Dorm Room Do’s and Dont’s

Ahh, the dorm room! The pinnacle of independence, the hub of instant ramen, and just about the smallest amount of space you can imagine fitting a bed, desk, and all that stuff you’ve been hoarding over the semester.

Before you move in, there are a few things you should know. I wish I had known these tips before throwing myself into the depths of roommate living, along with literally every item of clothing in my wardrobe.

Here is my list of dorm room do’s and dont’s. I did it first, so you don’t have to make mistakes!

1.DO try to connect with your roommates in advance

Trying to get to know people that you’re about to spend eight months of your life living with is the key to a successful household–but it’s not always easy! I have 3 roommates, one of whom I met on through a Ryerson “Class of  2022” Facebook group. We requested to have each other as roommates after talking for a couple of weeks, so we already knew we had the same lifestyle and could even be good friends. At HOEM Residence, we were given the option to send our names and emails to our roommates a few weeks before moving in, which was a great way to introduce ourselves and get a little more familiar before moving in together.

via Giphy

2. DON’T expect to live how you did at home

No matter how well you and your roommates get along, there are bound to be conflicts of interest. Maybe you really like to leave your shoes on, but that drives your roomie nuts. Maybe your roommate takes hour-long showers, and you just wanna wash off after the gym. Your lifestyle WILL change, and you have to be okay with making adjustments.

 3. DO bring a spare… everything

I’m talking a second toothbrush, razor, loofah, pair of headphones, hairbrush… unless you’re Monica Geller (or someone else who is very organized for my non-Friends folks). If you use it every day, bring an extra. You’ll lose it, drop it in the toilet, forget it at a friend’s, or someone might just steal it (because honestly, maybe they didn’t read this list). Seriously, save yourself the pain.

4. DON’T pack your entire wardrobe

It just won’t fit. Trust me… it just won’t.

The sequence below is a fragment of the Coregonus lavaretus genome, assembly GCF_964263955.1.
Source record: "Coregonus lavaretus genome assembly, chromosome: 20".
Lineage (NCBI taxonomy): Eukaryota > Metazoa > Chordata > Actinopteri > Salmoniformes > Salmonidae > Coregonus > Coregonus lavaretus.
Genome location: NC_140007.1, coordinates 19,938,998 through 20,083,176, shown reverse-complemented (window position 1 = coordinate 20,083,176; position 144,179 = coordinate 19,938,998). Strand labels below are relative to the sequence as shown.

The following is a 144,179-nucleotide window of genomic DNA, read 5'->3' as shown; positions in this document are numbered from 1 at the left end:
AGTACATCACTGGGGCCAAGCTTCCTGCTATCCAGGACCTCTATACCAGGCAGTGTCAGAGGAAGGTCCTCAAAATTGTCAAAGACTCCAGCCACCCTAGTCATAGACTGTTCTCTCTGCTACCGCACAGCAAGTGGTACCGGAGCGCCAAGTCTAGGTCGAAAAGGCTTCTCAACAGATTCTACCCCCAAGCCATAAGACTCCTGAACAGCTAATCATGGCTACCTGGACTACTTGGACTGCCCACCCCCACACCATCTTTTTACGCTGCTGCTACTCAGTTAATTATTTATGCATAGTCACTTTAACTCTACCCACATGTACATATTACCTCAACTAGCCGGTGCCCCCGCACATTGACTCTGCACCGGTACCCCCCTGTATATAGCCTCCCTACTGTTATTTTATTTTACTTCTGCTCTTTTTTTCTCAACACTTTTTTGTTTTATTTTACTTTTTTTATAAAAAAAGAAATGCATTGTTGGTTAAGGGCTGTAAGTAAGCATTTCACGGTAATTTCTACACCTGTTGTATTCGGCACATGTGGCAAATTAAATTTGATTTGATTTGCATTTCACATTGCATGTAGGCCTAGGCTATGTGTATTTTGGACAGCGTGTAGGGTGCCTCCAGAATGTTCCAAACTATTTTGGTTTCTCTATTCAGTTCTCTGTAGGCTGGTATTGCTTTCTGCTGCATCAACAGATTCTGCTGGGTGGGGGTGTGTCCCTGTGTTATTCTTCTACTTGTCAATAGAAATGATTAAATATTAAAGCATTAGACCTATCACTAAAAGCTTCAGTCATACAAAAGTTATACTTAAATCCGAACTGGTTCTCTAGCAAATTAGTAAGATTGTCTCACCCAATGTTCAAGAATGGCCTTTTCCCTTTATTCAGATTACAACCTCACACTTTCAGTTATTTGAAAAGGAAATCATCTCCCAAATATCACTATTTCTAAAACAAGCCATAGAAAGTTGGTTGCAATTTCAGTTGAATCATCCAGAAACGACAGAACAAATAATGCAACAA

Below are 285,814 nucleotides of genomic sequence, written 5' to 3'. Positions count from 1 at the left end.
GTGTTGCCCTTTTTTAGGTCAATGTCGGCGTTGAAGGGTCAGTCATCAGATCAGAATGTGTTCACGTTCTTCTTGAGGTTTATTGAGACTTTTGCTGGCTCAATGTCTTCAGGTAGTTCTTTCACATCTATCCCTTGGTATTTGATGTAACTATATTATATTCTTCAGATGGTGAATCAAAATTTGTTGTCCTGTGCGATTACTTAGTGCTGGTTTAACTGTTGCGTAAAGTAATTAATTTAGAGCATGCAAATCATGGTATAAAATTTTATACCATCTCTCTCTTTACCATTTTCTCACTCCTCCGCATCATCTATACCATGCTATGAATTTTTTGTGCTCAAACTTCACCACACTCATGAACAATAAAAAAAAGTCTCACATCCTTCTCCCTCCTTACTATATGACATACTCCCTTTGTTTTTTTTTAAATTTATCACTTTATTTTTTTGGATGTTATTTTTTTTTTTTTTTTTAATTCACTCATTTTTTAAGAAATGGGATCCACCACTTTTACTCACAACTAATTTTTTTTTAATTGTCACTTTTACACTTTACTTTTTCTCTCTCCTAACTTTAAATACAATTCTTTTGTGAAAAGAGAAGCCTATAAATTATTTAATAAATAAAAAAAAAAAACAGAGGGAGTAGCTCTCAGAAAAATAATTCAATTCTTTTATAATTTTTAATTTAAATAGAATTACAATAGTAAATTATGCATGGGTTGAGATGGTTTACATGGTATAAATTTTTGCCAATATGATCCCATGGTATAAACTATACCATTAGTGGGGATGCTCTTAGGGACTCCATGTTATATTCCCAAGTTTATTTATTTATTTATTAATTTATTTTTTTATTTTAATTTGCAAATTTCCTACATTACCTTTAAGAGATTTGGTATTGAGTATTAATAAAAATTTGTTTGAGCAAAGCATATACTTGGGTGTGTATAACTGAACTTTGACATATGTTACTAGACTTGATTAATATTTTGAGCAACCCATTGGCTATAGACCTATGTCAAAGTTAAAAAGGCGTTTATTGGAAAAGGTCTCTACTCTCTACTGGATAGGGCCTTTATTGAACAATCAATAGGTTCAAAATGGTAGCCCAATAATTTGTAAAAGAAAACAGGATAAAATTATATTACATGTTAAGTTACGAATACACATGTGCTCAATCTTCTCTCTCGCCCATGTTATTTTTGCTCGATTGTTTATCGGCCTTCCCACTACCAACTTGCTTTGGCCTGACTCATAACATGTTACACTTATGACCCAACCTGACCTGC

5. DO (carefully) decorate your walls

Having photos, posters, ticket stubs, and other personal items to make your room feel like home can really brighten up and personalize a space. But… the keyword here is CAREFULLY. Buy command hooks or painters tape instead of nails or thumbtacks that leave damaged walls (and will stare you in the face when it’s time to move out!).

6. DON’T try to do everything in the same space

Studying or eating in bed can really ruin the way you feel about sleep. Make sure that you have different spaces for each of your activities so that your brain knows that bed = sleep. Ryerson has a ton of amazing study spaces, so get outta that room!

7. DO stay organized

If you aren’t the type of person who grew up cleaning their room for fun, you’re going to have to start developing some techniques to stay organized. Your bedroom will most likely be the size of a shoebox, and having more than one shirt on the ground will make it look like a tornado flew around the room (ha!). I recommend getting in the habit of making your bed every morning, making sure dirty clothes go in the laundry hamper, books go in their place, and treating your desk like a workspace rather than a dumping ground.

via Tenor

8. DON’T keep all the stuff you get from O-Week

Unless you’re keeping it in a tiny organized box and you want those coupons and string bags forever, all those papers and promotional pens can really clutter your space. If you miss any of it once it’s gone, you’ll have another chance to get 8000 stickers next September!

9. DO be respectful

During exams, residences have 24-hour quiet periods and a no-guest rule. But once you start school, you’ll realize that exams aren’t the only times people need some peace and quiet! Don’t blast your music at midnight, talk loudly on the phone, or occupy study space that you aren’t using to study. Your roommates may not always express their frustration, but believe me, a little consideration can go a long way.

10. DO use the opportunity to make friends

You’re surrounded by these folks every. single. day. Even if you’re in a single, socialize with people on your floor. It’s a super easy way to make friends for even the most introverted among us.

And my final note before ending this post… simply be kind and considerate. You no longer live with your parents, you are responsible for yourself and your actions and living amicably with yourself and others is going to take some work.

You got this, DORM’t worry about it!

via Tenor

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